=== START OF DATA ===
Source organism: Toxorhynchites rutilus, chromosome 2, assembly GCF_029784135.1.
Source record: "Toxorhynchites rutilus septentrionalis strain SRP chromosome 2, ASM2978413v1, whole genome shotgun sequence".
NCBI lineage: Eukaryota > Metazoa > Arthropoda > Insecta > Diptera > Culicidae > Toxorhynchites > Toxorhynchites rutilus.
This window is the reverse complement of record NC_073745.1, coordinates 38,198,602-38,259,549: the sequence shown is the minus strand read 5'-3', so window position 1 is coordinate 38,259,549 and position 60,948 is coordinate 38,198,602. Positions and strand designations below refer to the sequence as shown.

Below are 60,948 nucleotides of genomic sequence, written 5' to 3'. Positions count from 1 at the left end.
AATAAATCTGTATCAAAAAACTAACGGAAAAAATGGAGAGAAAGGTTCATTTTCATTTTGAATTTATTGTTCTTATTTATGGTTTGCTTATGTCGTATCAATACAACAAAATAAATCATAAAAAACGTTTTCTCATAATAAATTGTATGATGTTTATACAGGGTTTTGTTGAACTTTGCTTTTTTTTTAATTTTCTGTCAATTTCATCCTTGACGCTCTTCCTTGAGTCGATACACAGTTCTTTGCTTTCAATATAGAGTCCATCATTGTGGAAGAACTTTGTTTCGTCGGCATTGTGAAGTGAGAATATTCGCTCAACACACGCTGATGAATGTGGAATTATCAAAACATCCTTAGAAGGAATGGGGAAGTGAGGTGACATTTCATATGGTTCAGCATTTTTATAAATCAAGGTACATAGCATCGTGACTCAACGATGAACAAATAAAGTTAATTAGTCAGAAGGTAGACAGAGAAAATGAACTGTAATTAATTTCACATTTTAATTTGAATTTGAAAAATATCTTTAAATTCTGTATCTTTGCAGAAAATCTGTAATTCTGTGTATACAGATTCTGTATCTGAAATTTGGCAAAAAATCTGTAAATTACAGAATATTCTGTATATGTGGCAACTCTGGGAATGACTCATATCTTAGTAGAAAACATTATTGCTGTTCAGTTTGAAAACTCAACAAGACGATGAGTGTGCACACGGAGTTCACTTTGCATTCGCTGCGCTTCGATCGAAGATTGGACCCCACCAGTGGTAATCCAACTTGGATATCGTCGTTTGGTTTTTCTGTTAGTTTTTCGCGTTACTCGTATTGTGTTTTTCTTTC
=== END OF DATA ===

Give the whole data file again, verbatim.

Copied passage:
Source organism: Toxorhynchites rutilus, chromosome 2, assembly GCF_029784135.1.
Source record: "Toxorhynchites rutilus septentrionalis strain SRP chromosome 2, ASM2978413v1, whole genome shotgun sequence".
NCBI lineage: Eukaryota > Metazoa > Arthropoda > Insecta > Diptera > Culicidae > Toxorhynchites > Toxorhynchites rutilus.
This window is the reverse complement of record NC_073745.1, coordinates 38,198,602-38,259,549: the sequence shown is the minus strand read 5'-3', so window position 1 is coordinate 38,259,549 and position 60,948 is coordinate 38,198,602. Positions and strand designations below refer to the sequence as shown.

Below are 60,948 nucleotides of genomic sequence, written 5' to 3'. Positions count from 1 at the left end.
AATAAATCTGTATCAAAAAACTAACGGAAAAAATGGAGAGAAAGGTTCATTTTCATTTTGAATTTATTGTTCTTATTTATGGTTTGCTTATGTCGTATCAATACAACAAAATAAATCATAAAAAACGTTTTCTCATAATAAATTGTATGATGTTTATACAGGGTTTTGTTGAACTTTGCTTTTTTTTTAATTTTCTGTCAATTTCATCCTTGACGCTCTTCCTTGAGTCGATACACAGTTCTTTGCTTTCAATATAGAGTCCATCATTGTGGAAGAACTTTGTTTCGTCGGCATTGTGAAGTGAGAATATTCGCTCAACACACGCTGATGAATGTGGAATTATCAAAACATCCTTAGAAGGAATGGGGAAGTGAGGTGACATTTCATATGGTTCAGCATTTTTATAAATCAAGGTACATAGCATCGTGACTCAACGATGAACAAATAAAGTTAATTAGTCAGAAGGTAGACAGAGAAAATGAACTGTAATTAATTTCACATTTTAATTTGAATTTGAAAAATATCTTTAAATTCTGTATCTTTGCAGAAAATCTGTAATTCTGTGTATACAGATTCTGTATCTGAAATTTGGCAAAAAATCTGTAAATTACAGAATATTCTGTATATGTGGCAACTCTGGGAATGACTCATATCTTAGTAGAAAACATTATTGCTGTTCAGTTTGAAAACTCAACAAGACGATGAGTGTGCACACGGAGTTCACTTTGCATTCGCTGCGCTTCGATCGAAGATTGGACCCCACCAGTGGTAATCCAACTTGGATATCGTCGTTTGGTTTTTCTGTTAGTTTTTCGCGTTACTCGTATTGTGTTTTTCTTTC